Friday, August 14, 2020 -
Print Edition

Ted Ruskin

Ted Ruskin

Theodore “Ted” Paul Ruskin, whose activism mirrored the evolving face of Jewish Denver, passed away from COVID-19 on Tuesday, April 7, 2020, at the Medical Center of Aurora. He was 76. Rabbi Avraham Mintz officiated at the April 12 graveside service at Mt. Nebo Cemetery. Feldman Mortuary made the arrangements.

Mourners watched the service over the internet platform Periscope and also lined their cars outside the cemetery “so that Ted would not be alone,” said his close friend and executor Paul R. Thomas.

“Ted was singlehandedly responsible for getting Temple Sinai its own cemetery” at Mt. Nebo, said Sinai’s emeritus rabbi Raymond Zwerin.

“He convinced Rabbi Stanley Wagner of BMH to meet with us to discuss halachic issues, and it was decided that Sinai’s senior rabbi would be solely responsible for determining ‘Who is a Jew’ for the purposes of burial at Mt. Nebo.”

Once financial obligations between the two congregations were finalized, “Ted bought the first plot before the ink was dry,” Zwerin said.

Thomas said that Mr. Ruskin’s sense of humor “belied a profound Jewish perspective on life. He was a wonderful man, and generous to a fault.”

Mr. Ruskin was born July 15, 1943, in Brooklyn, NY. He moved to Denver in 1970 and earned an MA in business administration from Metro State College.

He worked as a business education teacher at the Federal Correctional Institution in Englewood, retiring in the mid-1980s due to advancing blindness caused by retinitis pigmentosa.

Mr. Ruskin, fluent in Hebrew and a sculptural designer, worked for Norman Memorial’s for seven or eight years before opening Ted Ruskin Memorial LLC.

“His nickname was Mr. Tombstone, and he worked right up until he got sick,” Thomas said.

Mr. Ruskin helped found Babi Yar Park and started the annual Golden Hill Clean-up in the cemetery’s “Hill” section, final resting place for hundreds of JCRS patients. He belonged to the Colorado Committee of Concern for Soviet Jews.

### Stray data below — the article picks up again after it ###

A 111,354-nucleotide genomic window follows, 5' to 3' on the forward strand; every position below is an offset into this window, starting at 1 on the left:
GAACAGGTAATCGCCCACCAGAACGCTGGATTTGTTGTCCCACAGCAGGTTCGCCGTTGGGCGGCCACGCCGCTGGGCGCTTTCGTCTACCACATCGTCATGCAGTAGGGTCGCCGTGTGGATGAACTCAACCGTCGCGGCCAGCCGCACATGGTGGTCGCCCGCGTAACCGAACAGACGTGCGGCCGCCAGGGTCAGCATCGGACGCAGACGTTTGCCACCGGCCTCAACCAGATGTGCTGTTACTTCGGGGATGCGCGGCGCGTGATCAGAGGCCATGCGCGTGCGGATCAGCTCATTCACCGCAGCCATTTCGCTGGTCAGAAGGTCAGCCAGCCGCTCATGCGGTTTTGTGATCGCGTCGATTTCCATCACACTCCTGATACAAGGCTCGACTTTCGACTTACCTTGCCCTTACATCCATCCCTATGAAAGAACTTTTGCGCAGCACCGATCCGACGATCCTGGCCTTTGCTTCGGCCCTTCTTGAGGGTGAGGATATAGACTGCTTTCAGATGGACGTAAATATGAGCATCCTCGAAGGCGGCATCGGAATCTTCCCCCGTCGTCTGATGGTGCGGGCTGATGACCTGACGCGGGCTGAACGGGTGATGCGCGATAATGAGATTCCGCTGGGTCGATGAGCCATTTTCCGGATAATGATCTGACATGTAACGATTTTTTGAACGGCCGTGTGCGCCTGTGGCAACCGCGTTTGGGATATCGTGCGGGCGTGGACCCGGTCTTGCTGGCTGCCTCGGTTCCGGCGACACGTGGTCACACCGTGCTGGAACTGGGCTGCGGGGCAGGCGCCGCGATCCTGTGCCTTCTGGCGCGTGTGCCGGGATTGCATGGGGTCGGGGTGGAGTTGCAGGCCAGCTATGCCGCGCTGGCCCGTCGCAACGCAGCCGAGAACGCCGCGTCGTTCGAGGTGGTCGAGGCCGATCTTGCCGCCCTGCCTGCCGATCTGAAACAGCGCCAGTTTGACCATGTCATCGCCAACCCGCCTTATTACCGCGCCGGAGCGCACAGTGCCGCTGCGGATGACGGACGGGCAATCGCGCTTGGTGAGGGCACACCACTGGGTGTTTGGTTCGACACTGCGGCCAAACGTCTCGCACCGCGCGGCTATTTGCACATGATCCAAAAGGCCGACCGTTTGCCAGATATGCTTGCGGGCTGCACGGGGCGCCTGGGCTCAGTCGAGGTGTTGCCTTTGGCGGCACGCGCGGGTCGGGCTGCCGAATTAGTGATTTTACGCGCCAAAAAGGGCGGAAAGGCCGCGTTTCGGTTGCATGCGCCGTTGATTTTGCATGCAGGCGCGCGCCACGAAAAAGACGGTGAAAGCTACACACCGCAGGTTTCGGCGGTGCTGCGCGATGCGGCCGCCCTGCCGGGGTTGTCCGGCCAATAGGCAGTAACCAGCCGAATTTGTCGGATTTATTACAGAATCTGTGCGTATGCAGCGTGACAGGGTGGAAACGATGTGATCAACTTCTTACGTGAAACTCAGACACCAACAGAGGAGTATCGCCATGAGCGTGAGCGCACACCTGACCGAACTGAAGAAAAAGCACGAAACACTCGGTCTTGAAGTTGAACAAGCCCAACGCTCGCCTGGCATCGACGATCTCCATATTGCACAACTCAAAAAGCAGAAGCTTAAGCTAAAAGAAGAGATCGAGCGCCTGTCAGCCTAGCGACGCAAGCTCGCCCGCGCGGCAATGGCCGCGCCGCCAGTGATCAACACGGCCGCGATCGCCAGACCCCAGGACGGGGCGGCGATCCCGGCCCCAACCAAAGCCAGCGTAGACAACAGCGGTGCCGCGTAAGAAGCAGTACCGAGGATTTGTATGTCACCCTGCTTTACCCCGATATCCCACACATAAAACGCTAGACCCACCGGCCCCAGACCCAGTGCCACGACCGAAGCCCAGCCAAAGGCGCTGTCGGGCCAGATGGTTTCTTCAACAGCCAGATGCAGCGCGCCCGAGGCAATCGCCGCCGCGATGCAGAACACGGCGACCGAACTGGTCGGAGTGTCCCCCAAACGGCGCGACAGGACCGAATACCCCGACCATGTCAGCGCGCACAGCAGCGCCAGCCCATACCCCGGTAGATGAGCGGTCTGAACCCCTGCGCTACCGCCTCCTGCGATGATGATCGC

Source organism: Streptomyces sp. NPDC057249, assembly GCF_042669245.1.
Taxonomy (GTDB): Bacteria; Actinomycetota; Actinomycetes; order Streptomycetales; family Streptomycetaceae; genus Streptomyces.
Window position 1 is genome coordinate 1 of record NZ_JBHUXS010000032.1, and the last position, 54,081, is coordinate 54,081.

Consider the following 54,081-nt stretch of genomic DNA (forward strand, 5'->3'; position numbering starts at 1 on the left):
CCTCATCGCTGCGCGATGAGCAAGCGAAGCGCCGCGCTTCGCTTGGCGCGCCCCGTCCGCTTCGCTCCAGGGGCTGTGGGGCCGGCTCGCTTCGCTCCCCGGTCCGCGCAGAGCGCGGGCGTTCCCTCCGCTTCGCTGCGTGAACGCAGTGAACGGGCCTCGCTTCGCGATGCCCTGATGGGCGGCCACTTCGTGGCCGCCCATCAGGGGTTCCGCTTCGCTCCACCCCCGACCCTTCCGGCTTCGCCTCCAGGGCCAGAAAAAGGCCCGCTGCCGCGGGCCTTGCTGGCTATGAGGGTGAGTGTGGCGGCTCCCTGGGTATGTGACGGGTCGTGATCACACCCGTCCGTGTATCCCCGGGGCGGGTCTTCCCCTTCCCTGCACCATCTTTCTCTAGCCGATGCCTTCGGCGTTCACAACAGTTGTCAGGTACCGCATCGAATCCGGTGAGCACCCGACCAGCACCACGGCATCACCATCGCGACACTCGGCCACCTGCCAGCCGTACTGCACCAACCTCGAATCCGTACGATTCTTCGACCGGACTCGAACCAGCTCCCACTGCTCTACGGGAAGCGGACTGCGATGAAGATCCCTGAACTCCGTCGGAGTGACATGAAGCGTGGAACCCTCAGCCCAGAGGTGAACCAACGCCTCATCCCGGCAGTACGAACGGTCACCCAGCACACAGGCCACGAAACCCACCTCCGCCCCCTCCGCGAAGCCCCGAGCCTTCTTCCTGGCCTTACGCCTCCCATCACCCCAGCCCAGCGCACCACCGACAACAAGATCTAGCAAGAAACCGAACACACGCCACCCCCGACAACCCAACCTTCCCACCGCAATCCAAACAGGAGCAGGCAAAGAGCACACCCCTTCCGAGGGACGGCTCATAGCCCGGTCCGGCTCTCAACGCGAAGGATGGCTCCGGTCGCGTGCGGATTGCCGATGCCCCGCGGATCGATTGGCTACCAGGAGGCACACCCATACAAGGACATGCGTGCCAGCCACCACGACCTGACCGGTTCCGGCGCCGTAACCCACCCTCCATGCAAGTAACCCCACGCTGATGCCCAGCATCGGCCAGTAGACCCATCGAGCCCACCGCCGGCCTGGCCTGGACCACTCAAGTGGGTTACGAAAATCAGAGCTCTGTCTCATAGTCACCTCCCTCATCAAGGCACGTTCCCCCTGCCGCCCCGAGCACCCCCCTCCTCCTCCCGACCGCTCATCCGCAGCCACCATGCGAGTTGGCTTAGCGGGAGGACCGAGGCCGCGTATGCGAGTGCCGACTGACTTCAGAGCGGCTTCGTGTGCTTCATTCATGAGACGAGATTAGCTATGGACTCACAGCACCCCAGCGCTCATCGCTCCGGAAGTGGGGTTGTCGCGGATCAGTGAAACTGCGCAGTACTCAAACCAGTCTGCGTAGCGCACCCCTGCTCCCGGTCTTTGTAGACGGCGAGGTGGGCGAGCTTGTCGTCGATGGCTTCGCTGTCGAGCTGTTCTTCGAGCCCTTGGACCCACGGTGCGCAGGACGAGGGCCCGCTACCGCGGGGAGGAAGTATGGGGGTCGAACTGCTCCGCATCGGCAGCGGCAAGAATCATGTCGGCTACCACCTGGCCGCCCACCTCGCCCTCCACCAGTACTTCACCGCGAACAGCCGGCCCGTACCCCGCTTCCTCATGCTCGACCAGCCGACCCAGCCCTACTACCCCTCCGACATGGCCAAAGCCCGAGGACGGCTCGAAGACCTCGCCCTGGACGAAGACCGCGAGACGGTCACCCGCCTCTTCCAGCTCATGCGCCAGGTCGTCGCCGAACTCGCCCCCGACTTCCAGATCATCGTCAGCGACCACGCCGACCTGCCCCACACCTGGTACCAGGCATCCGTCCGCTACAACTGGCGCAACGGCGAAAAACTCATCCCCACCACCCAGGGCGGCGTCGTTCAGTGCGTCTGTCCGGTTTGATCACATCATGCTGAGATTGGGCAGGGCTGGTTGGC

At Temple Sinai, he was on the education committee, ran the cemetery committee for many years and sang in the High Holiday Choir.

After reading an article about Denver’s pioneering Elsner family and their daughter Rose Elsner in the IJN, Mr. Ruskin discovered that Rose was buried without a headstone in Emanuel Cemetery.

“Ted paid for Rose’s headstone himself and had it erected in Emanuel’s cemetery,” said IJN Assistant Editor Chris Leppek. “That’s the kind of guy he was.”

Mr. Ruskin, an avid student of Denver Jewish history, loved the opera and attended the Santa Fe Opera Festival for the last 28 years.

He supported the Central City Opera, Tabor Opera House, the Foundation Fighting Blindness, Rocky Mountain Jewish Historical Society, CU’s opera program and Denver Dumb Friends League.

Ted Ruskin is survived by his cousin Libby Meg Gerschansky; and nieces Stacey Lynn Schwartzwald and Randi Beth Sisti.

He was predeceased by Gary Bobb, who died of AIDS in 1994.

Contributions may be made to any opera program or company; Chabad Jewish Center of South Metro Denver; the Foundation Fighting Blindless; or Temple Sinai.

Copyright © 2020 by the Intermountain Jewish News




2 thoughts on “Ted Ruskin

  1. Dick Wisott

    Thanks for your extensive coverage of the tragic death of Ted Ruskin from the coronavirus. He was a special person who touched literally thousands of lives in the Denver Jewish community for over 50 years.

    Reply
    1. J. Barry Winter

      Ted was a good friend and a wonderful soul. I first remember him many decades ago affectionately as “Tombstone Ted” and his sense of and for humor was key that opened so many hearts, myself very much included. Having just tonite learning of his passing was quite the shock to say the least. As far as I am concerned, my dear friend was murdered by an invisible foe and not only am I deeply sad, but angry that this even could have taken place! Ted should still be alive! Ted and I had so many great shared conversations. Of course, he did a lot for the communities, but as a human and a good friend for many, he was most unique to say the least! I will miss you, Ted…

      Reply

Leave a Reply